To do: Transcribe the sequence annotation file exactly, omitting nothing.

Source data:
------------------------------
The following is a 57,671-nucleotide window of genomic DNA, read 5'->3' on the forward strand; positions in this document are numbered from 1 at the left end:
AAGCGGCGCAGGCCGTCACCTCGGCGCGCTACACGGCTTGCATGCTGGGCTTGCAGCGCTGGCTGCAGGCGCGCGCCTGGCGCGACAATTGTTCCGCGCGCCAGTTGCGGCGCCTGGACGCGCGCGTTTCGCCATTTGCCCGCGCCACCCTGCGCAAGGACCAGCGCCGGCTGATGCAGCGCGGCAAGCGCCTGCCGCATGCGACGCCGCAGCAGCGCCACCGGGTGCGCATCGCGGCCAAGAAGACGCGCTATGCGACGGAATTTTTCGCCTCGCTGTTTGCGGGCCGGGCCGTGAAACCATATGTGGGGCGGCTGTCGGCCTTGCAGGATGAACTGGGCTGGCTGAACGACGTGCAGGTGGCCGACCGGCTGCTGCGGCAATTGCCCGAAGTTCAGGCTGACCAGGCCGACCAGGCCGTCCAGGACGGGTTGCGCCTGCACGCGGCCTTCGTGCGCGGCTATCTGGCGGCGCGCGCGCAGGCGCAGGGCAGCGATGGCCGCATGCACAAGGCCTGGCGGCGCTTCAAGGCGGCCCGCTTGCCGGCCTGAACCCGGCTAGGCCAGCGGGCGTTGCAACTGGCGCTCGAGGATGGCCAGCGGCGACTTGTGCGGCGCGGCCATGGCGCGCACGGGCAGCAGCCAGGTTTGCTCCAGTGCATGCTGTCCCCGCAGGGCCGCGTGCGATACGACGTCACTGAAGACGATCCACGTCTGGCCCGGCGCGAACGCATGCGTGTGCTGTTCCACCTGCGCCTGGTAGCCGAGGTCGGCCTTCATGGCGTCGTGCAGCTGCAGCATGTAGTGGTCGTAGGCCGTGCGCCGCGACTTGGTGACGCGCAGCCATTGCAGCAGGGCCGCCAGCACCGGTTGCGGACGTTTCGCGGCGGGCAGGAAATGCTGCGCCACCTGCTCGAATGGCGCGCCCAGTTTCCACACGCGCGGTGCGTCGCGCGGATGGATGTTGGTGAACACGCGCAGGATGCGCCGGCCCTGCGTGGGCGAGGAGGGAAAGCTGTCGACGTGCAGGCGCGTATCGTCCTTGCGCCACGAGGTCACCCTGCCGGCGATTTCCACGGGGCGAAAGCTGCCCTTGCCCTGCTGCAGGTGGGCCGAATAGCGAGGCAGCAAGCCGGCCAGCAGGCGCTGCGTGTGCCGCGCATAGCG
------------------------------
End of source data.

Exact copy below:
The following is a 57,671-nucleotide window of genomic DNA, read 5'->3' on the forward strand; positions in this document are numbered from 1 at the left end:
AAGCGGCGCAGGCCGTCACCTCGGCGCGCTACACGGCTTGCATGCTGGGCTTGCAGCGCTGGCTGCAGGCGCGCGCCTGGCGCGACAATTGTTCCGCGCGCCAGTTGCGGCGCCTGGACGCGCGCGTTTCGCCATTTGCCCGCGCCACCCTGCGCAAGGACCAGCGCCGGCTGATGCAGCGCGGCAAGCGCCTGCCGCATGCGACGCCGCAGCAGCGCCACCGGGTGCGCATCGCGGCCAAGAAGACGCGCTATGCGACGGAATTTTTCGCCTCGCTGTTTGCGGGCCGGGCCGTGAAACCATATGTGGGGCGGCTGTCGGCCTTGCAGGATGAACTGGGCTGGCTGAACGACGTGCAGGTGGCCGACCGGCTGCTGCGGCAATTGCCCGAAGTTCAGGCTGACCAGGCCGACCAGGCCGTCCAGGACGGGTTGCGCCTGCACGCGGCCTTCGTGCGCGGCTATCTGGCGGCGCGCGCGCAGGCGCAGGGCAGCGATGGCCGCATGCACAAGGCCTGGCGGCGCTTCAAGGCGGCCCGCTTGCCGGCCTGAACCCGGCTAGGCCAGCGGGCGTTGCAACTGGCGCTCGAGGATGGCCAGCGGCGACTTGTGCGGCGCGGCCATGGCGCGCACGGGCAGCAGCCAGGTTTGCTCCAGTGCATGCTGTCCCCGCAGGGCCGCGTGCGATACGACGTCACTGAAGACGATCCACGTCTGGCCCGGCGCGAACGCATGCGTGTGCTGTTCCACCTGCGCCTGGTAGCCGAGGTCGGCCTTCATGGCGTCGTGCAGCTGCAGCATGTAGTGGTCGTAGGCCGTGCGCCGCGACTTGGTGACGCGCAGCCATTGCAGCAGGGCCGCCAGCACCGGTTGCGGACGTTTCGCGGCGGGCAGGAAATGCTGCGCCACCTGCTCGAATGGCGCGCCCAGTTTCCACACGCGCGGTGCGTCGCGCGGATGGATGTTGGTGAACACGCGCAGGATGCGCCGGCCCTGCGTGGGCGAGGAGGGAAAGCTGTCGACGTGCAGGCGCGTATCGTCCTTGCGCCACGAGGTCACCCTGCCGGCGATTTCCACGGGGCGAAAGCTGCCCTTGCCCTGCTGCAGGTGGGCCGAATAGCGAGGCAGCAAGCCGGCCAGCAGGCGCTGCGTGTGCCGCGCATAGCG